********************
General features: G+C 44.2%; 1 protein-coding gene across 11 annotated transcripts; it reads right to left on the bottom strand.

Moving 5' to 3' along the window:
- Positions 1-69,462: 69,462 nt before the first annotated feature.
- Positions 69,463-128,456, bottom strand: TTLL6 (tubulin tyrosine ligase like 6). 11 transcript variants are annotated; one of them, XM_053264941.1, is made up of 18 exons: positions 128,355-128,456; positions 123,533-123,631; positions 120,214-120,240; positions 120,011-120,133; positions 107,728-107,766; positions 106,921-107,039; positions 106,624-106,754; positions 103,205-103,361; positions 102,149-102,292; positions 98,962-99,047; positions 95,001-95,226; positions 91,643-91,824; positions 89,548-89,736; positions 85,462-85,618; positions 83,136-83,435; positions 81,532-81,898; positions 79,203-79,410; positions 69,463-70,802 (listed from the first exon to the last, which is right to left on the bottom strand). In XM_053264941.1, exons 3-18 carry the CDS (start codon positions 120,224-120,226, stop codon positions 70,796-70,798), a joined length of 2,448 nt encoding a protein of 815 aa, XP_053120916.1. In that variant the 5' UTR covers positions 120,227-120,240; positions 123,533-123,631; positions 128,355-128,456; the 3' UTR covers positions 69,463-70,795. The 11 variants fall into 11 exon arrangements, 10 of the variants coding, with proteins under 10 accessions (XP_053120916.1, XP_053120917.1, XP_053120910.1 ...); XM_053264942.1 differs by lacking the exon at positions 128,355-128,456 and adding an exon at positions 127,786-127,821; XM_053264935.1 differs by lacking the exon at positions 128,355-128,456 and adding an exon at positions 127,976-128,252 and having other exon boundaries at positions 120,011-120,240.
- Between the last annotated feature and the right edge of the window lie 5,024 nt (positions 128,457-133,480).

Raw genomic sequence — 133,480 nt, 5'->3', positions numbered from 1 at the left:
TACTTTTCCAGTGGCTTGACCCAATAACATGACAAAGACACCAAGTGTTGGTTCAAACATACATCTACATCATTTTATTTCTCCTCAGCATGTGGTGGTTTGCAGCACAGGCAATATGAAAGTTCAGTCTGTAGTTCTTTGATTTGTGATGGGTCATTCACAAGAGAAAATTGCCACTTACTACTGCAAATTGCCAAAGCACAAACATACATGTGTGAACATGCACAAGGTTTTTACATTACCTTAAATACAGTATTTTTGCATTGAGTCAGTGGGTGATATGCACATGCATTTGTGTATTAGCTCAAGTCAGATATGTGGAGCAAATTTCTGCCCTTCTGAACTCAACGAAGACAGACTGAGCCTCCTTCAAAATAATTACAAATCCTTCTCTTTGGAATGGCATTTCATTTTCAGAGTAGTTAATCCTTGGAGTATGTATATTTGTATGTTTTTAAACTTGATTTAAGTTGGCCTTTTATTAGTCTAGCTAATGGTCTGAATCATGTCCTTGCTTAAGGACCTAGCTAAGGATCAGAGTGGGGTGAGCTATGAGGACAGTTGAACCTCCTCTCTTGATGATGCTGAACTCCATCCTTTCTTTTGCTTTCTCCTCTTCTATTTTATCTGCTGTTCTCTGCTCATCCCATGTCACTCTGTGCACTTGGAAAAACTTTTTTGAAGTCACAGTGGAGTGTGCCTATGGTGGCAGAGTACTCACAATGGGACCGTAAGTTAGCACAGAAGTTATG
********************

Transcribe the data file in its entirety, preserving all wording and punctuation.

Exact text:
General features: G+C 44.2%; 1 protein-coding gene across 11 annotated transcripts; it reads right to left on the bottom strand.

Moving 5' to 3' along the window:
- Positions 1-69,462: 69,462 nt before the first annotated feature.
- Positions 69,463-128,456, bottom strand: TTLL6 (tubulin tyrosine ligase like 6). 11 transcript variants are annotated; one of them, XM_053264941.1, is made up of 18 exons: positions 128,355-128,456; positions 123,533-123,631; positions 120,214-120,240; positions 120,011-120,133; positions 107,728-107,766; positions 106,921-107,039; positions 106,624-106,754; positions 103,205-103,361; positions 102,149-102,292; positions 98,962-99,047; positions 95,001-95,226; positions 91,643-91,824; positions 89,548-89,736; positions 85,462-85,618; positions 83,136-83,435; positions 81,532-81,898; positions 79,203-79,410; positions 69,463-70,802 (listed from the first exon to the last, which is right to left on the bottom strand). In XM_053264941.1, exons 3-18 carry the CDS (start codon positions 120,224-120,226, stop codon positions 70,796-70,798), a joined length of 2,448 nt encoding a protein of 815 aa, XP_053120916.1. In that variant the 5' UTR covers positions 120,227-120,240; positions 123,533-123,631; positions 128,355-128,456; the 3' UTR covers positions 69,463-70,795. The 11 variants fall into 11 exon arrangements, 10 of the variants coding, with proteins under 10 accessions (XP_053120916.1, XP_053120917.1, XP_053120910.1 ...); XM_053264942.1 differs by lacking the exon at positions 128,355-128,456 and adding an exon at positions 127,786-127,821; XM_053264935.1 differs by lacking the exon at positions 128,355-128,456 and adding an exon at positions 127,976-128,252 and having other exon boundaries at positions 120,011-120,240.
- Between the last annotated feature and the right edge of the window lie 5,024 nt (positions 128,457-133,480).

Raw genomic sequence — 133,480 nt, 5'->3', positions numbered from 1 at the left:
TACTTTTCCAGTGGCTTGACCCAATAACATGACAAAGACACCAAGTGTTGGTTCAAACATACATCTACATCATTTTATTTCTCCTCAGCATGTGGTGGTTTGCAGCACAGGCAATATGAAAGTTCAGTCTGTAGTTCTTTGATTTGTGATGGGTCATTCACAAGAGAAAATTGCCACTTACTACTGCAAATTGCCAAAGCACAAACATACATGTGTGAACATGCACAAGGTTTTTACATTACCTTAAATACAGTATTTTTGCATTGAGTCAGTGGGTGATATGCACATGCATTTGTGTATTAGCTCAAGTCAGATATGTGGAGCAAATTTCTGCCCTTCTGAACTCAACGAAGACAGACTGAGCCTCCTTCAAAATAATTACAAATCCTTCTCTTTGGAATGGCATTTCATTTTCAGAGTAGTTAATCCTTGGAGTATGTATATTTGTATGTTTTTAAACTTGATTTAAGTTGGCCTTTTATTAGTCTAGCTAATGGTCTGAATCATGTCCTTGCTTAAGGACCTAGCTAAGGATCAGAGTGGGGTGAGCTATGAGGACAGTTGAACCTCCTCTCTTGATGATGCTGAACTCCATCCTTTCTTTTGCTTTCTCCTCTTCTATTTTATCTGCTGTTCTCTGCTCATCCCATGTCACTCTGTGCACTTGGAAAAACTTTTTTGAAGTCACAGTGGAGTGTGCCTATGGTGGCAGAGTACTCACAATGGGACCGTAAGTTAGCACAGAAGTTATG